Open Culture on Facebook

Just a quick fyi, we cre­at­ed a lit­tle Face­book page where you can access our dai­ly con­tent. So head over and become a “Fan.” And tell a friend.

Also, please note, you can find us on Twit­ter or sub­scribe to our RSS feed. And remem­ber that we’re now locat­ed at www.openculture.com  

Have a good week­end.

Bill Moyers with The Wire’s David Simon

Here Bill Moy­ers sits down with David Simon, exec­u­tive pro­duc­er of The Wire, the stun­ning HBO pro­duc­tion. As any­one who has watched the show knows, The Wire is not just a splen­did dra­ma. It is, as Simon has once called it, “a polit­i­cal tract mas­querad­ing as a cop show.” It takes a pen­e­trat­ing and aes­thet­i­cal­ly rich look at some of Amer­i­ca’s most vex­ing social issues. And it’s why Moy­ers says, “What Edward Gib­bon was to the decline and fall of the Roman Empire, or Charles Dick­ens to the smokey, mean streets of Vic­to­ri­an Lon­don, David Simon is to Amer­i­ca today.” To access this 40 minute inter­view, you can watch it on the web or on iTunes. You can also grab an audio mp3 here.

Final­ly, as a quick aside, the video below recaps The Wire’s 5 sea­sons in 5 min­utes. It hard­ly does the show jus­tice, but it gives you a quick feel for things. If you haven’t watched the show, do your­self a big favor and get your­self a Net­flix sub­scrip­tion and spend the new few months watch­ing it from begin­ning to end.

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Adult Content. For Mature Thinkers Only

A new sea­son of Enti­tled Opin­ions (iTunes Feed Web Site) recent­ly got off the ground, and it does­n’t take long to under­stand what this pro­gram is all about. Robert Har­ri­son, the Stan­ford lit­er­a­ture pro­fes­sor who hosts the show, opens the new sea­son with these very words:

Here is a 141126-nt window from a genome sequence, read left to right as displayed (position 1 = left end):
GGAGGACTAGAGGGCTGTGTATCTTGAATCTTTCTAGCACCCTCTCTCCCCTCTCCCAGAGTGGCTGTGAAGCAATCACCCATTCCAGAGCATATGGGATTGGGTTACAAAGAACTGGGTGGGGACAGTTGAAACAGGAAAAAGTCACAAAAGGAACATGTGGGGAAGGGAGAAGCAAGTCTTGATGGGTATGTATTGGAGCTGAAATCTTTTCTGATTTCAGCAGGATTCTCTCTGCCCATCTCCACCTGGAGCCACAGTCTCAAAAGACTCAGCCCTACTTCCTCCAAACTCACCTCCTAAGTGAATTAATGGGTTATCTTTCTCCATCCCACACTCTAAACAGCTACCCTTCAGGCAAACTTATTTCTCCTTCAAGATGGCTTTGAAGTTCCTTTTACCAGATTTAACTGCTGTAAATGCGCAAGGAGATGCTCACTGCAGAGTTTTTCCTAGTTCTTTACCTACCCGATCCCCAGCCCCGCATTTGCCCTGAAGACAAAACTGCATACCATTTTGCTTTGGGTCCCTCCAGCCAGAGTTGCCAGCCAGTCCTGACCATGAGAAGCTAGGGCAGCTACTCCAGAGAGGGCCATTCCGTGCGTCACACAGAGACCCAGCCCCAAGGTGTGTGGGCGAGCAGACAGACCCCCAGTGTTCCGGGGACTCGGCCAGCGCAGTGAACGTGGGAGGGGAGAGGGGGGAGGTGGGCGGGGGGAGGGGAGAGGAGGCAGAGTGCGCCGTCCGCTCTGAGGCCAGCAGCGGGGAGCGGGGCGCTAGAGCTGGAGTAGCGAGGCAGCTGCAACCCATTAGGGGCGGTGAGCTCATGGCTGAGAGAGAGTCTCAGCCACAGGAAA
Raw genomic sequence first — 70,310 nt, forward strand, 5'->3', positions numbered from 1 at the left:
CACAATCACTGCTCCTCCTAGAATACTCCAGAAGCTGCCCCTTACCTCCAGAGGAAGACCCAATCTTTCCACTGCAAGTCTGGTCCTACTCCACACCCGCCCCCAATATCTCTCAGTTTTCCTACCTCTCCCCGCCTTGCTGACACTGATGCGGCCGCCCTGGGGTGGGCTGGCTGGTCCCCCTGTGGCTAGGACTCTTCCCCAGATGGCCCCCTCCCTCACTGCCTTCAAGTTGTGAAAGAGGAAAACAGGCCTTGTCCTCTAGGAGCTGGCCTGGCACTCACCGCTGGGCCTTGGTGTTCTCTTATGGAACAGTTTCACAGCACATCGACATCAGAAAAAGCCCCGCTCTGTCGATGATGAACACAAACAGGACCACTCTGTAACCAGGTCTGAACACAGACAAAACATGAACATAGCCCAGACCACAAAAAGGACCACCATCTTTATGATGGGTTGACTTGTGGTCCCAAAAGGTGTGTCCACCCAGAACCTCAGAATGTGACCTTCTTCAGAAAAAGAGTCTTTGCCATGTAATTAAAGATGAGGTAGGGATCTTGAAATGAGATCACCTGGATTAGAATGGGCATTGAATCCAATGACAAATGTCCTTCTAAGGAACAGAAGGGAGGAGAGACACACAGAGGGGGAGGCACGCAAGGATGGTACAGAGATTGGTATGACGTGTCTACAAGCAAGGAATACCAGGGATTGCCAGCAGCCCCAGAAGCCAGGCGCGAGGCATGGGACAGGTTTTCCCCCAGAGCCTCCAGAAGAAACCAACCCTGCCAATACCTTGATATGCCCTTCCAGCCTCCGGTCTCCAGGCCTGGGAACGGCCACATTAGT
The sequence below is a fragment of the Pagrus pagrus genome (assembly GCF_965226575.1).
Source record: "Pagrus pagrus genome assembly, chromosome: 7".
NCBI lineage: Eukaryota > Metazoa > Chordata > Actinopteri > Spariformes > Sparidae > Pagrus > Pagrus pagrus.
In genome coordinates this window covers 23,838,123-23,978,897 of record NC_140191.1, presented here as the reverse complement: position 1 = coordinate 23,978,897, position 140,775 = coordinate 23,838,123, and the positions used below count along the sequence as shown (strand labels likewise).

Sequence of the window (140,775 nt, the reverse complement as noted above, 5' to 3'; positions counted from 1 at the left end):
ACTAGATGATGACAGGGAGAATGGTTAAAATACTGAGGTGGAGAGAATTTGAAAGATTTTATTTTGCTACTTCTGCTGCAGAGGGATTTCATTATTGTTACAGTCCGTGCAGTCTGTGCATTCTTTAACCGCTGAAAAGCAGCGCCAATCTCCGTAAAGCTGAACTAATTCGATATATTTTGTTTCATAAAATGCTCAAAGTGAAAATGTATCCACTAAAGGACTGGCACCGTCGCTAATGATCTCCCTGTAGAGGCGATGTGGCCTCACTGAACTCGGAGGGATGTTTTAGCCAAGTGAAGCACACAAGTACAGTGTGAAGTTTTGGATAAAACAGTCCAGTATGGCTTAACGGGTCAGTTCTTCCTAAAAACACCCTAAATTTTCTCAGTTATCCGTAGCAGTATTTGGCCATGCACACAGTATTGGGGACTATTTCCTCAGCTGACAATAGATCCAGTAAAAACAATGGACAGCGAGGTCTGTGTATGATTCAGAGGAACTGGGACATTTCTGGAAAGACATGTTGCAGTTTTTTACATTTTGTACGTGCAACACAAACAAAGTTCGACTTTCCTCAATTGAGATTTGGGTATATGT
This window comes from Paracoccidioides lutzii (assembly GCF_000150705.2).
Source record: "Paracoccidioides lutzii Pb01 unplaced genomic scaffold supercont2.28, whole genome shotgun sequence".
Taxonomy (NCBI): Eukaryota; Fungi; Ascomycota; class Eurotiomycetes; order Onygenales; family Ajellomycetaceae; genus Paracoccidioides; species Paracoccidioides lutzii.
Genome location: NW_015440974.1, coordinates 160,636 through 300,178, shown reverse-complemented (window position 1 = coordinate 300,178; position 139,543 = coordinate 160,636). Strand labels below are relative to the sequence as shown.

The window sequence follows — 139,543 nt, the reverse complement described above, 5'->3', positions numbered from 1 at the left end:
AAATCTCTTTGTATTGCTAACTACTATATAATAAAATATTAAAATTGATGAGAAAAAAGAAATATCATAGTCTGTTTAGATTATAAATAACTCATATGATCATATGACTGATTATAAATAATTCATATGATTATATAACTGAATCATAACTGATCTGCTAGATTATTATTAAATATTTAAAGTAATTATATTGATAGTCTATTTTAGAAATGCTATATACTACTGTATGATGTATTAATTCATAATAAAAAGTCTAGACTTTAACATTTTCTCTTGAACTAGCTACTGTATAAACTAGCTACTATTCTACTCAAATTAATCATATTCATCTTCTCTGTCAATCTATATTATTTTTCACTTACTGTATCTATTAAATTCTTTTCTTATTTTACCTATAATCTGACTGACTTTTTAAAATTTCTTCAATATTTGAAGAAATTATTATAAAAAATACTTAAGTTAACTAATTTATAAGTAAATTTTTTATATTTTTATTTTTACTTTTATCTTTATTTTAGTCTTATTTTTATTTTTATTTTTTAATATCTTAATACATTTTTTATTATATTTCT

Our stu­dios are locat­ed below ground, and every time I go down the stairs to do a new show, I feel like I’m descend­ing into the cat­a­combs where those of us who still read great lit­er­a­ture, probe ideas, and explore the recess­es of cul­tur­al his­to­ry, prac­tice a per­se­cut­ed reli­gion. In this neuras­thenic world of ours, we are like a dis­persed soci­ety of secret ini­ti­ates. We live covert­ly, as it were. And it’s in spe­cial shel­ters that our read­ing, think­ing and exchange of ideas take place. Maybe some­day we’ll once again be able to prac­tice our per­sua­sion pub­licly. But mean­while Enti­tled Opin­ions comes to you from the cat­a­combs.

You get the drift. This is a show that takes ideas, lit­er­a­ture, and life seri­ous­ly. It’s heady, and it does­n’t dumb things down. If you’re a faith­ful read­er of Open Cul­ture, you’ll find some­thing here for you. If you take a spin through the archives, you’ll find Har­ri­son in con­ver­sa­tion with Orhan Pamuk (the Nobel Prize win­ning nov­el­ist) and Richard Rorty (one of Amer­i­ca’s most impor­tant con­tem­po­rary philoso­phers). You’ll also find him talk­ing with schol­ars about  Vladimir Nabokov and his Loli­ta, World War II and the Ger­man bomb­ing of Lon­don, the His­to­ry of Psy­chi­a­try, and The His­tor­i­cal Jesus. Each pro­gram starts with a 10 minute (or so) mono­logue, and then Har­ri­son gets down to talk­ing with his guest for anoth­er 50. Give a lis­ten. Let us know your thoughts. And know that Enti­tled Opin­ions (iTunes Feed Web Site) is includ­ed in our Ideas & Cul­ture Pod­cast Col­lec­tion.

PS I shame­less­ly bor­rowed this titled from a com­ment made about Enti­tled Opin­ions on iTunes. To be hon­est, my cre­ative well was run­ning dry.

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Jon Stewart on the Relevance of Cultural Magazines

 

The Dai­ly Show With Jon Stew­art M — Th 11p / 10c
We Don’t Tor­ture
thedailyshow.com